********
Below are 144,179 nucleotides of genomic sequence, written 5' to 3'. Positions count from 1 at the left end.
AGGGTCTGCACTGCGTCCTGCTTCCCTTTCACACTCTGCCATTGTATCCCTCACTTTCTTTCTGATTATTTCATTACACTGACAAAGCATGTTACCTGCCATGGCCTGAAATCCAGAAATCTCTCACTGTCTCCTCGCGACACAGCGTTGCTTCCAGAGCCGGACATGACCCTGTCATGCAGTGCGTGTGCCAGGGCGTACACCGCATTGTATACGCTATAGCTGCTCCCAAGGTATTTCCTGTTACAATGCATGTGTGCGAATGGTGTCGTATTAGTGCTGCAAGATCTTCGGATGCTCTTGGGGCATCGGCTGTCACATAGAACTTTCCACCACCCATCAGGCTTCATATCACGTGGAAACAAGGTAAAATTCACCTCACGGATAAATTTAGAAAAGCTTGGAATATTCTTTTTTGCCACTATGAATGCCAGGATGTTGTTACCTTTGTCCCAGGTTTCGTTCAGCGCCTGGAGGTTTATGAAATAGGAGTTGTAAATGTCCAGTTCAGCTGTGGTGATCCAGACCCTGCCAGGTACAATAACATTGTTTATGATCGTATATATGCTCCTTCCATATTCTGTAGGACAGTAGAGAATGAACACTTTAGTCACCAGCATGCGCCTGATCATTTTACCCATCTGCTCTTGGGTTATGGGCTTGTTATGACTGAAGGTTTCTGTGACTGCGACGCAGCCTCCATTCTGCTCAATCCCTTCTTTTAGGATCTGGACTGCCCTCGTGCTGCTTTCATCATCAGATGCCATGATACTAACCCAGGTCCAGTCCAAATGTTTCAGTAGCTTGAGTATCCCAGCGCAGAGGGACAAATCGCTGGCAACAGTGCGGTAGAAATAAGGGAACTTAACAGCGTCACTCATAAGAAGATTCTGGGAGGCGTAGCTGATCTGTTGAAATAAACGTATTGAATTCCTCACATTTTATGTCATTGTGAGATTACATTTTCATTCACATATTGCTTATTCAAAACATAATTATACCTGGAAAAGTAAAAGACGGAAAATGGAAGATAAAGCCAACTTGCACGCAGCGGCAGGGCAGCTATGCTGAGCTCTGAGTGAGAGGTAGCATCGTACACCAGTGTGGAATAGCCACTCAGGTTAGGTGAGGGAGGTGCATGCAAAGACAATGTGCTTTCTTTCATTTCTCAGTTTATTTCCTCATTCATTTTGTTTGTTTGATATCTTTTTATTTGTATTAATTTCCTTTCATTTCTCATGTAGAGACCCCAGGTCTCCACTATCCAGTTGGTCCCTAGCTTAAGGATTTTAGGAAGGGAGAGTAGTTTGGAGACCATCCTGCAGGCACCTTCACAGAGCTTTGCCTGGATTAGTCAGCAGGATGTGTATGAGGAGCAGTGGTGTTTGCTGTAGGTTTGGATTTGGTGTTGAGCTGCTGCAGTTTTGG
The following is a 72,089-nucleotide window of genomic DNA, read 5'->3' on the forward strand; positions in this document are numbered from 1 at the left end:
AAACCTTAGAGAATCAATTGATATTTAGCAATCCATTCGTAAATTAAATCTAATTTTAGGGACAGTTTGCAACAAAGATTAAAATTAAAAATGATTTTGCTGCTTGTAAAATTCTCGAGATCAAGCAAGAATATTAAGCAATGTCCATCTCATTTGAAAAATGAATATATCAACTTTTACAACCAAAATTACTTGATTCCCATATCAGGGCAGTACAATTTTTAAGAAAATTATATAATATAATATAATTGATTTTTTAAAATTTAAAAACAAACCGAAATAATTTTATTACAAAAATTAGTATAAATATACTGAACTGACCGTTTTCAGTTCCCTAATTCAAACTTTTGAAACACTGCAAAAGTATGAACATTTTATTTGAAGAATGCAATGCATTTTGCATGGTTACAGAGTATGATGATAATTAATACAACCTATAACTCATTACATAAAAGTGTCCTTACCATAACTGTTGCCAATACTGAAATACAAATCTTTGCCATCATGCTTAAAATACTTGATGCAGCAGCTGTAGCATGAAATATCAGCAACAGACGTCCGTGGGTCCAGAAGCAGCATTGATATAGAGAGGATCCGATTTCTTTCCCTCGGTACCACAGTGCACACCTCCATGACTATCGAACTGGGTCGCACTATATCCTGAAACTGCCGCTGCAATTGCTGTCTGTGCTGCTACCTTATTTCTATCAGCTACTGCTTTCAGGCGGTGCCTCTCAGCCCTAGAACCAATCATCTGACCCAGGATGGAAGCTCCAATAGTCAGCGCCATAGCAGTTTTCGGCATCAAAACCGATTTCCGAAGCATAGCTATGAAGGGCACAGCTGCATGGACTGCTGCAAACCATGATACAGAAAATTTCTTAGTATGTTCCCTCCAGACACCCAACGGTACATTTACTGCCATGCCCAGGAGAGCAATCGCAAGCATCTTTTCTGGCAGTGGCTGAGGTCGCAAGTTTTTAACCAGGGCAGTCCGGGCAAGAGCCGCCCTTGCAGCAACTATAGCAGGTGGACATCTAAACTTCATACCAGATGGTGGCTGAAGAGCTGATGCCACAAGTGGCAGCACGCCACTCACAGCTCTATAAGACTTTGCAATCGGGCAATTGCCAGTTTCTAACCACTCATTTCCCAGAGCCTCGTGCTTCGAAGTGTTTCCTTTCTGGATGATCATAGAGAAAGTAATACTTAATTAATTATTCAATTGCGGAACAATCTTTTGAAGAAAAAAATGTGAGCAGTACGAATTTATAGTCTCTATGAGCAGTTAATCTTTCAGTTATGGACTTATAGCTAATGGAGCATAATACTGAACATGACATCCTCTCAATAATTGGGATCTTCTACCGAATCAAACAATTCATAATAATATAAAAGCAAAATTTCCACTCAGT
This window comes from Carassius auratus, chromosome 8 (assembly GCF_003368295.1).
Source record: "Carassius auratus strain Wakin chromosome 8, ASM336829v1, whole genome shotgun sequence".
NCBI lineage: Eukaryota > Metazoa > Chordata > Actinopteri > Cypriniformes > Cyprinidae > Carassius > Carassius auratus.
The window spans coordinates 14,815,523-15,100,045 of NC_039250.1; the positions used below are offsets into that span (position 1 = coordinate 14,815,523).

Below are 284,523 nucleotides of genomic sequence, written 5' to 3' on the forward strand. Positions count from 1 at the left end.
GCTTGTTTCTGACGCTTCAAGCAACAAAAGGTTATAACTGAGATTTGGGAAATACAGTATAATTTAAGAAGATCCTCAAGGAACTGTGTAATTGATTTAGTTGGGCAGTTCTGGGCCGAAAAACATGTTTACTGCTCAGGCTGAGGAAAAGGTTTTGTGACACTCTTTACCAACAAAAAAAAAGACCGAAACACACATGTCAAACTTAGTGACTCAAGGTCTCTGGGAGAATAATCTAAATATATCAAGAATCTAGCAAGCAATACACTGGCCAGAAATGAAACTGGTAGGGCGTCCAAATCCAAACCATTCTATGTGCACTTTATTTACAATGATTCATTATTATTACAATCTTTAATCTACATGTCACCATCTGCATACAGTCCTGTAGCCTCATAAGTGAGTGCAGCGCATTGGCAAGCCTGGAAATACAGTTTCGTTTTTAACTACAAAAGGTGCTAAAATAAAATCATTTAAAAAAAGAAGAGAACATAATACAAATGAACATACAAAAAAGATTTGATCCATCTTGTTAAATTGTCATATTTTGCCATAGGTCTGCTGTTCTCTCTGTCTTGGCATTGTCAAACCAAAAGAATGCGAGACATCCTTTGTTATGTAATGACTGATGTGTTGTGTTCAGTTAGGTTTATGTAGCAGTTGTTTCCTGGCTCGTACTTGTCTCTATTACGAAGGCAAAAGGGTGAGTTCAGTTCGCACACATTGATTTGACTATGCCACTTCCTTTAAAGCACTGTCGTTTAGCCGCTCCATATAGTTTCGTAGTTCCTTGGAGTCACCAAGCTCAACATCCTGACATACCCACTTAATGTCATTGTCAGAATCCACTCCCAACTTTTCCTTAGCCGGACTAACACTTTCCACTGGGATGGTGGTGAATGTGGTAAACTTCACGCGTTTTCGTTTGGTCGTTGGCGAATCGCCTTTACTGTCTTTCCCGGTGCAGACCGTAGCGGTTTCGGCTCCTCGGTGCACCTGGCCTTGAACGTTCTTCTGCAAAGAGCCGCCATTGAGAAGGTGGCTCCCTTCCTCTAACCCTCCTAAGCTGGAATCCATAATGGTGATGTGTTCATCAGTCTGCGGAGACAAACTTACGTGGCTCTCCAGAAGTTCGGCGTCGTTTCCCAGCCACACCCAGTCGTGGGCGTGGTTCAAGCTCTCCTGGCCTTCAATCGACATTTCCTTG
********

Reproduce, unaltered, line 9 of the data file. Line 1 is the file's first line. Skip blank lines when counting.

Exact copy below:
Below are 284,523 nucleotides of genomic sequence, written 5' to 3' on the forward strand. Positions count from 1 at the left end.